Liquid biopsy doubles detection of mutations in lung cancer 

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liquid biopsy
liquid biopsy

Biopsy using a blood test can identify mutations better and is not invasive

Liquid biopsy by blood test identifies treatable cancer mutations more than tissue biopsy alone. Liquid biopsies use circulating tumor DNA (ctDNA) – shed by tumors and circulating in the blood – to test for mutations using next-generation sequencing.

ctDNA can be obtained through a simple blood test in the physician’s office, thus allowing patients to avoid the discomfort and inconvenience of an invasive biopsy procedure.

In a new study, researchers from the Abramson Cancer Center of the University of Pennsylvania examined the impact of using a blood test to detect treatable mutations in non-small cell lung cancer (NSCLC).

“Solid tissue biopsy is still essential for accurate diagnosis, but we’ve now shown liquid biopsy can add value when it’s used additionally”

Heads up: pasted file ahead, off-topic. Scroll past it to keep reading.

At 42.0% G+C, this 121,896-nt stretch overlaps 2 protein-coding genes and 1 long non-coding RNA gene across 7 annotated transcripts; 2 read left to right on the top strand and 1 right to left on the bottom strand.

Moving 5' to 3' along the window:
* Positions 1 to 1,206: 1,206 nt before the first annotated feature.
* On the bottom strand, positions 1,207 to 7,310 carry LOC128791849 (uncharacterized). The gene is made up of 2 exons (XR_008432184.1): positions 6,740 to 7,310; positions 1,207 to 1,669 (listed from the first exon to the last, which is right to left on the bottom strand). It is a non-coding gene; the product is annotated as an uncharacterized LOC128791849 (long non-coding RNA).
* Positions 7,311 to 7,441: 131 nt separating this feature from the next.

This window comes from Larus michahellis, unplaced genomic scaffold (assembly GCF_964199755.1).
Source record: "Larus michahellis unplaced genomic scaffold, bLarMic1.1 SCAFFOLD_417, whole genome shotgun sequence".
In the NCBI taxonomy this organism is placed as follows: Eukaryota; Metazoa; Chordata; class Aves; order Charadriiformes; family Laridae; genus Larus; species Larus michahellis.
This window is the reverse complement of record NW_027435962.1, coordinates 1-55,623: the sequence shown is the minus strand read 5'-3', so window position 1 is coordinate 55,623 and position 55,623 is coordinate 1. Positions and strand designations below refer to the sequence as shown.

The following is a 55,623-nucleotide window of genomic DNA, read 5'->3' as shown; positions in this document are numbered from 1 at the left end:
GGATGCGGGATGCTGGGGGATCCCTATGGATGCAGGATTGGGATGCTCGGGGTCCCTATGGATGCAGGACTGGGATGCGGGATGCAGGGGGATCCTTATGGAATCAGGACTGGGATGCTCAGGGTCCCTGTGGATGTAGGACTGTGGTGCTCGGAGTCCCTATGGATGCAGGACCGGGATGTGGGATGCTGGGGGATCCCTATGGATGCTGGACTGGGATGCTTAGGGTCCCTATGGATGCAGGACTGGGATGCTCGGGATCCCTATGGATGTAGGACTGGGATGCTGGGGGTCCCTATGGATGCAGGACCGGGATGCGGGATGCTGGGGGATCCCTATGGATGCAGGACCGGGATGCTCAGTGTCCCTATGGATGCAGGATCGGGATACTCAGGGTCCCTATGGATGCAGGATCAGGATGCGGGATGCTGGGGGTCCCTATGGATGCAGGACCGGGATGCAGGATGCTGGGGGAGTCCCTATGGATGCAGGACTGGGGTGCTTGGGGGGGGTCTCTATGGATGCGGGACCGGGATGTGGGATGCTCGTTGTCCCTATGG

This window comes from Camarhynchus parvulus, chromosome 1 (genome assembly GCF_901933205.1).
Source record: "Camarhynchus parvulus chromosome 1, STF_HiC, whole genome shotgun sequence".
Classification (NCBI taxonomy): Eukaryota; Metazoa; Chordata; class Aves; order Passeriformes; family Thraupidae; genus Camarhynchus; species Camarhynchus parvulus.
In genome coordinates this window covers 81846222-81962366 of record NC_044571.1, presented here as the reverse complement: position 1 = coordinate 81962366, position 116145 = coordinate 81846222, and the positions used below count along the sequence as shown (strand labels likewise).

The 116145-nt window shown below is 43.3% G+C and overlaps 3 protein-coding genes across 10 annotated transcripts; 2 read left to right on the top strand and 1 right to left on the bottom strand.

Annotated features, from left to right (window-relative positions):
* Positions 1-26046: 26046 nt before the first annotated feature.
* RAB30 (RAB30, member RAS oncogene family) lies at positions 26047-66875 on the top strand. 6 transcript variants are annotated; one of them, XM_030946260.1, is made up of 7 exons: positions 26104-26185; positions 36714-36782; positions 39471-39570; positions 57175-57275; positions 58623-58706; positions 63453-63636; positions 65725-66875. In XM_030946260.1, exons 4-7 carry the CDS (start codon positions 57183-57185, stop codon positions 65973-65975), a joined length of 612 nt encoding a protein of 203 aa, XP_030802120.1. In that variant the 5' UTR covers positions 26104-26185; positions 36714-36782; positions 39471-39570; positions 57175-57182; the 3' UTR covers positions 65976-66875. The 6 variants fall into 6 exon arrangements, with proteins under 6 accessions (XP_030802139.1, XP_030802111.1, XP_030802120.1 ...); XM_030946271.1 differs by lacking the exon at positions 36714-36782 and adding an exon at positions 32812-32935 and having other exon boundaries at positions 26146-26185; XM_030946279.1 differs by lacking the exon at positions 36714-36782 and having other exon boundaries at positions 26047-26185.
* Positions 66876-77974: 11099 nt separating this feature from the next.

The addition of liquid biopsy nearly doubled the number of mutations detected compared to what solid tissue testing alone would have found. Importantly, 86 percent of patients with targetable mutations identified via liquid biopsy achieved either a complete response, partial response, or stable disease.

The results of the study were published in JAMA Oncology.

Therapies that target specific mutations have dramatically changed the outcomes in cancer patients, and screening for such mutations can indicate both disease growth and treatment resistance. 323 patients treated between April 2016 and January 2018 were included in this trial. 35 percent (113) of these patients were determined to have targetable mutations.

Overall, addition of liquid biopsy nearly doubled the number of mutations detected from 47 (20.5 percent) to 82 (36 percent). Sixty-seven patients received a targeted therapy indicated by liquid biopsy alone or liquid and solid biopsy together. 86 percent of those who received a targeted treatment indicated by liquid biopsy achieved either a complete response, partial response or stable disease.

“Solid tissue biopsy is still essential for accurate diagnosis, but we’ve now shown liquid biopsy can add value when it’s used additionally, and also that it can serve as a viable alternative when solid biopsies aren’t feasible,” said lead author Erica L. Carpenter, director of the Abramson Cancer Center’s Circulating Tumor Material Center. The researchers note the findings do not indicate liquid biopsy should replace tissue biopsy.

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